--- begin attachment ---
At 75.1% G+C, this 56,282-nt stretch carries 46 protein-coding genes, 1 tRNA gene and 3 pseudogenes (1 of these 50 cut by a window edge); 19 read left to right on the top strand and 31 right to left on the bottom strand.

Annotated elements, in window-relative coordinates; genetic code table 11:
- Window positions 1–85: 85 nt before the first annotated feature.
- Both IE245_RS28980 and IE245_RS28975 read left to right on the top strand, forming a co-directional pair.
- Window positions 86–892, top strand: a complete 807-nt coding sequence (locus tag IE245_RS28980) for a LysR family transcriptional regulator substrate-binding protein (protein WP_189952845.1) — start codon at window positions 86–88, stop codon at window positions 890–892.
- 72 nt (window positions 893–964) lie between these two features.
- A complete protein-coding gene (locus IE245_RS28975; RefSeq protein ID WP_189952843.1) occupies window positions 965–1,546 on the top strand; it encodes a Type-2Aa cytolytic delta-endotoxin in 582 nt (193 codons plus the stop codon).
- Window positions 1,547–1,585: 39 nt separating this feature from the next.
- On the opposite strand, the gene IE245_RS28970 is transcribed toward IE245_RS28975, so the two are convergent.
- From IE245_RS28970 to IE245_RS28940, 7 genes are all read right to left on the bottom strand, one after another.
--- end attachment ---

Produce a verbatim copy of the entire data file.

At 75.1% G+C, this 56,282-nt stretch carries 46 protein-coding genes, 1 tRNA gene and 3 pseudogenes (1 of these 50 cut by a window edge); 19 read left to right on the top strand and 31 right to left on the bottom strand.

Annotated elements, in window-relative coordinates; genetic code table 11:
- Window positions 1–85: 85 nt before the first annotated feature.
- Both IE245_RS28980 and IE245_RS28975 read left to right on the top strand, forming a co-directional pair.
- Window positions 86–892, top strand: a complete 807-nt coding sequence (locus tag IE245_RS28980) for a LysR family transcriptional regulator substrate-binding protein (protein WP_189952845.1) — start codon at window positions 86–88, stop codon at window positions 890–892.
- 72 nt (window positions 893–964) lie between these two features.
- A complete protein-coding gene (locus IE245_RS28975; RefSeq protein ID WP_189952843.1) occupies window positions 965–1,546 on the top strand; it encodes a Type-2Aa cytolytic delta-endotoxin in 582 nt (193 codons plus the stop codon).
- Window positions 1,547–1,585: 39 nt separating this feature from the next.
- On the opposite strand, the gene IE245_RS28970 is transcribed toward IE245_RS28975, so the two are convergent.
- From IE245_RS28970 to IE245_RS28940, 7 genes are all read right to left on the bottom strand, one after another.